KPMG vows to work with Reserve Bank in wake of damning VBS report

KPMG partner Sipho Malaba was aware of nearly R1-billion cash shortage at VBS Mutual Bank, but cleared its financials anyway. (Alon Skuy/Gallo Images)

KPMG partner Sipho Malaba was aware of nearly R1-billion cash shortage at VBS Mutual Bank, but cleared its financials anyway. (Alon Skuy/Gallo Images)

KPMG has vowed to work on rebuilding trust in its reputation following the release of the South African Reserve Bank’s (SARB) report into VBS Mutual Bank, the global auditing firm said in a statement on Thursday.

The statement was released on Thursday, acknowledging the outcome of the report.

In the report, released on Wednesday, it is said that KPMG partner Sipho Malaba was aware of nearly R1-billion cash shortage at VBS Mutual Bank, but cleared its financials anyway.

According to the report, Malaba received about R28-million from the exercise. Malaba has since parted ways with KPMG as a partner.

In its statement, KPMG said it recognised the seriousness of the report’s findings and would cooperate with any investigations that emanated from the report.

READ MORE: KPMG exec embroiled in VBS probe

According to the report by Advocate Terry Motau, titled ‘The Great Bank Heist’, Malaba defrauded the South African Reserve Bank, and should be both criminally charged and held liable through civil proceedings.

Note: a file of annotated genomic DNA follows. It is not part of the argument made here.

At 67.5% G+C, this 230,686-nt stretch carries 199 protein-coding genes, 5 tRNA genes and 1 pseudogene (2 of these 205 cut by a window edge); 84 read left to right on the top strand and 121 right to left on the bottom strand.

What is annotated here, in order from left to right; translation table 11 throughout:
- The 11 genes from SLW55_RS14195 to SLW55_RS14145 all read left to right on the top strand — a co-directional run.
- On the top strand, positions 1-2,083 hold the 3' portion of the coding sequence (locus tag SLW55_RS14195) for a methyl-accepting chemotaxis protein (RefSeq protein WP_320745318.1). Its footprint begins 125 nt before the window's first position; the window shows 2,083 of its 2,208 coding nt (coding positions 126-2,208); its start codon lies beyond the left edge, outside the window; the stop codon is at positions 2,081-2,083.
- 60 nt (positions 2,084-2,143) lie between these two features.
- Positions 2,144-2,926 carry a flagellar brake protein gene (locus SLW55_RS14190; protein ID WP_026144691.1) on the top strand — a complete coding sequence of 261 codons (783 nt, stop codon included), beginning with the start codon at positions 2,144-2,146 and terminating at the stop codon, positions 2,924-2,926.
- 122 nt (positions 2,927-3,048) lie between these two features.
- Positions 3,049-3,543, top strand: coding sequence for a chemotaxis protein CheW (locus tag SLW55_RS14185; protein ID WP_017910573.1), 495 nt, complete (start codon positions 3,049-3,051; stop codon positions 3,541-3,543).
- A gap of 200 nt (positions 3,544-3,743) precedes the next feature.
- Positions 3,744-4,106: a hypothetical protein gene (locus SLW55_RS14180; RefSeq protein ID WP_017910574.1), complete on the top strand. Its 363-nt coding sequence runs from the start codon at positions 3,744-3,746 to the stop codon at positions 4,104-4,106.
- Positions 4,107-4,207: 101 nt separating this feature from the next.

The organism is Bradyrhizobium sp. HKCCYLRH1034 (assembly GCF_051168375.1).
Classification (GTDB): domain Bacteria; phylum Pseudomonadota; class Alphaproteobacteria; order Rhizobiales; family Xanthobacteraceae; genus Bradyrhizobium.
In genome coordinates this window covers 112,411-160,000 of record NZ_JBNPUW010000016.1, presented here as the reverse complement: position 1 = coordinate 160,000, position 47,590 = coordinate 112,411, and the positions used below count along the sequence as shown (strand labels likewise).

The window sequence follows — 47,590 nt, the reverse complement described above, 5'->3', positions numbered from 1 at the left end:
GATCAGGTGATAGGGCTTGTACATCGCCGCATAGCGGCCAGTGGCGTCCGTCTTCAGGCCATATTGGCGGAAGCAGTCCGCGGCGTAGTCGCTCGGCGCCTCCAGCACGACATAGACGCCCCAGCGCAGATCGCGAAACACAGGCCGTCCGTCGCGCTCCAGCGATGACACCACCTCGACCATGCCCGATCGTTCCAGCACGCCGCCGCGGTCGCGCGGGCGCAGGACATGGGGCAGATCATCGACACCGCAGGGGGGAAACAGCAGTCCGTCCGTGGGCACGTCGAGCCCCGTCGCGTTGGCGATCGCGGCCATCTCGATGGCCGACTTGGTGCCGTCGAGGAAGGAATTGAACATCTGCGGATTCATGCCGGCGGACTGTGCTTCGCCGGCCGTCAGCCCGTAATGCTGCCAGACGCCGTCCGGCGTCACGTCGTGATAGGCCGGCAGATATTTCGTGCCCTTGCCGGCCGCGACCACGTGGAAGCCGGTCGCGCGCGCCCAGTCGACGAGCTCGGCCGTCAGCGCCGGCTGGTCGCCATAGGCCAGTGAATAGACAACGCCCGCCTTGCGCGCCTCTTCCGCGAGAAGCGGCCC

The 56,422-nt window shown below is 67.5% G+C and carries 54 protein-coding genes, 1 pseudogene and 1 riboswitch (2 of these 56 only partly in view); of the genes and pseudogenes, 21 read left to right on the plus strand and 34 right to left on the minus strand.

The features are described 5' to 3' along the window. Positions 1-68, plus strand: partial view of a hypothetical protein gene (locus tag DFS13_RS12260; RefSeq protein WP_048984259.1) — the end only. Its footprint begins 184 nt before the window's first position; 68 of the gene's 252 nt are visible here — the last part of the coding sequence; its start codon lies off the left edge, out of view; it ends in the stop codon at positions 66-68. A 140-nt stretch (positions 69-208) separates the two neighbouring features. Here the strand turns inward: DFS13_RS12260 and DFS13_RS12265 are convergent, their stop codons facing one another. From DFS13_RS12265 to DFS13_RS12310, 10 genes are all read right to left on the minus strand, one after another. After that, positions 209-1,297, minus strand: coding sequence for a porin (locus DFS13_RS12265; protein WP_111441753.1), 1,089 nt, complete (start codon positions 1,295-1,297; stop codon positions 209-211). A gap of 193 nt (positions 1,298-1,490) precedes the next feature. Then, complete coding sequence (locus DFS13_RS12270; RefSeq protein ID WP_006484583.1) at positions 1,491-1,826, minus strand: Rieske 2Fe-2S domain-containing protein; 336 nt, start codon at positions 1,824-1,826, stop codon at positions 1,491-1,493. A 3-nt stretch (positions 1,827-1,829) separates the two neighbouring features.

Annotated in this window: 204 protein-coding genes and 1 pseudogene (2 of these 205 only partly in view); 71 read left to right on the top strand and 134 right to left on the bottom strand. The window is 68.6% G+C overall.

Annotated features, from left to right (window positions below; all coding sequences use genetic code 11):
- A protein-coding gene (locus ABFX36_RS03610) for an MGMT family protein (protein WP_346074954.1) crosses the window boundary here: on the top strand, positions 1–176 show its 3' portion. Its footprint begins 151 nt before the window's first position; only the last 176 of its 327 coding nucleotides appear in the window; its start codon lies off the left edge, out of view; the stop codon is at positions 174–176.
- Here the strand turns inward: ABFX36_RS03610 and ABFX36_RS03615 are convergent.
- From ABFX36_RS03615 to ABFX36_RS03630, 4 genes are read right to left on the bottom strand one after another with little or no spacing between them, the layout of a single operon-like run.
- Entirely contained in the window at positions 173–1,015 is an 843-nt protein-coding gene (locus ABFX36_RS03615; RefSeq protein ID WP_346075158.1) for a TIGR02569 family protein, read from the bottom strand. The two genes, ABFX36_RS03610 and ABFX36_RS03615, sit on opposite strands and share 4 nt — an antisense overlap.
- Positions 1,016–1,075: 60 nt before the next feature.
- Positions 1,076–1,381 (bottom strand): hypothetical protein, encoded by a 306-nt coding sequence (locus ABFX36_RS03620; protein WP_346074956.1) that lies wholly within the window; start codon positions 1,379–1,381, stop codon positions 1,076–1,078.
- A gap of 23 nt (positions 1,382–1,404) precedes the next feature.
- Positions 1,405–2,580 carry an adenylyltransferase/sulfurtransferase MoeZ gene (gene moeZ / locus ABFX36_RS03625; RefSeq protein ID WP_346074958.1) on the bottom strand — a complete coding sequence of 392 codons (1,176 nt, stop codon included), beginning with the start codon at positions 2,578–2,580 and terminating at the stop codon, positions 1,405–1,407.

KPMG executive chairman Wiseman Nkuhlu said the firm would take stock of the investigation and would cooperate with the Reserve Bank, should it be required to do so.

“Lessons have been learned and decisive action has been taken since these matters came to light, and we will study the SARB’s report to see if there is more we can do.
There can be no tolerance of any conduct that compromises the quality and integrity of our work,” said Nkuhlu.

READ MORE: KPMG woes deepen after VBS bank scandal

Nkuhlu said KPMG was prepared to perform due diligence in areas that allowed the firm’s public image to suffer.

“I am confident that the extensive remedial changes the firm has already made will enable us to rebuild public and client trust in KPMG, helping us to continue to serve business and society in South Africa,” Nkuhlu said.

KPMG announced last week that its CEO in South Africa, Nhlamulo Dlomu, had vacated the position to assume another position in the firm’s global group. — Fin24

Khulekani Magubane
Kyle Cowan

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